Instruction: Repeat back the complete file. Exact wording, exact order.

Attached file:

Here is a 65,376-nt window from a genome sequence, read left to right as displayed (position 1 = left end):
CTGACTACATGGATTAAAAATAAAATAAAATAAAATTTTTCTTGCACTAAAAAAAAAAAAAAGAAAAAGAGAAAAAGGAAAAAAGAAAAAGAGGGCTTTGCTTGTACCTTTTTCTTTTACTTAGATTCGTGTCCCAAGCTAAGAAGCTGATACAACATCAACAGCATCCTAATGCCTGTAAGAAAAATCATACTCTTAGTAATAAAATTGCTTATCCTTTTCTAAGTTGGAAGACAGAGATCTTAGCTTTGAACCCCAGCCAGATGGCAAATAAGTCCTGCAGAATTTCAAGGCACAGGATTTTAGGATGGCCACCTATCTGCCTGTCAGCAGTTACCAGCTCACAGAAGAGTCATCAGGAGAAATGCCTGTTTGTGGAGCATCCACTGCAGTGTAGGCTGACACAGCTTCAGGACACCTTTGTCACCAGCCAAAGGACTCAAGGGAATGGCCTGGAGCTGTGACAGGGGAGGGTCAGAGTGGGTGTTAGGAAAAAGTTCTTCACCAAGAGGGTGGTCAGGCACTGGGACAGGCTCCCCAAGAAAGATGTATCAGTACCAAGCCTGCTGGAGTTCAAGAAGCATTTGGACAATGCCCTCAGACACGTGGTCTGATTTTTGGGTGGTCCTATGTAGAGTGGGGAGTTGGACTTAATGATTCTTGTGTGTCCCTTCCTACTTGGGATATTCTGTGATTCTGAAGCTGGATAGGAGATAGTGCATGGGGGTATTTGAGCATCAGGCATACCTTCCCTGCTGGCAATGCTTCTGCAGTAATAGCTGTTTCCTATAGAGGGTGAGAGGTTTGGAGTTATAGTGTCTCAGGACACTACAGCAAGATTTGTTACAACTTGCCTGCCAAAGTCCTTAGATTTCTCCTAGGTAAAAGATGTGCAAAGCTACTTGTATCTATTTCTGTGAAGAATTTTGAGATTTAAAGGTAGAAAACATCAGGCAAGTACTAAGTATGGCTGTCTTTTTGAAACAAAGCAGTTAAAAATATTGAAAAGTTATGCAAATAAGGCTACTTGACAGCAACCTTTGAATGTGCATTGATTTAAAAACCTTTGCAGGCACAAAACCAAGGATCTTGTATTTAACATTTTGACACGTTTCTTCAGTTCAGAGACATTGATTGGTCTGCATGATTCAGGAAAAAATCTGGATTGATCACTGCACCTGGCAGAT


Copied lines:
Here is a 65,376-nt window from a genome sequence, read left to right as displayed (position 1 = left end):
CTGACTACATGGATTAAAAATAAAATAAAATAAAATTTTTCTTGCACTAAAAAAAAAAAAAAGAAAAAGAGAAAAAGGAAAAAAGAAAAAGAGGGCTTTGCTTGTACCTTTTTCTTTTACTTAGATTCGTGTCCCAAGCTAAGAAGCTGATACAACATCAACAGCATCCTAATGCCTGTAAGAAAAATCATACTCTTAGTAATAAAATTGCTTATCCTTTTCTAAGTTGGAAGACAGAGATCTTAGCTTTGAACCCCAGCCAGATGGCAAATAAGTCCTGCAGAATTTCAAGGCACAGGATTTTAGGATGGCCACCTATCTGCCTGTCAGCAGTTACCAGCTCACAGAAGAGTCATCAGGAGAAATGCCTGTTTGTGGAGCATCCACTGCAGTGTAGGCTGACACAGCTTCAGGACACCTTTGTCACCAGCCAAAGGACTCAAGGGAATGGCCTGGAGCTGTGACAGGGGAGGGTCAGAGTGGGTGTTAGGAAAAAGTTCTTCACCAAGAGGGTGGTCAGGCACTGGGACAGGCTCCCCAAGAAAGATGTATCAGTACCAAGCCTGCTGGAGTTCAAGAAGCATTTGGACAATGCCCTCAGACACGTGGTCTGATTTTTGGGTGGTCCTATGTAGAGTGGGGAGTTGGACTTAATGATTCTTGTGTGTCCCTTCCTACTTGGGATATTCTGTGATTCTGAAGCTGGATAGGAGATAGTGCATGGGGGTATTTGAGCATCAGGCATACCTTCCCTGCTGGCAATGCTTCTGCAGTAATAGCTGTTTCCTATAGAGGGTGAGAGGTTTGGAGTTATAGTGTCTCAGGACACTACAGCAAGATTTGTTACAACTTGCCTGCCAAAGTCCTTAGATTTCTCCTAGGTAAAAGATGTGCAAAGCTACTTGTATCTATTTCTGTGAAGAATTTTGAGATTTAAAGGTAGAAAACATCAGGCAAGTACTAAGTATGGCTGTCTTTTTGAAACAAAGCAGTTAAAAATATTGAAAAGTTATGCAAATAAGGCTACTTGACAGCAACCTTTGAATGTGCATTGATTTAAAAACCTTTGCAGGCACAAAACCAAGGATCTTGTATTTAACATTTTGACACGTTTCTTCAGTTCAGAGACATTGATTGGTCTGCATGATTCAGGAAAAAATCTGGATTGATCACTGCACCTGGCAGAT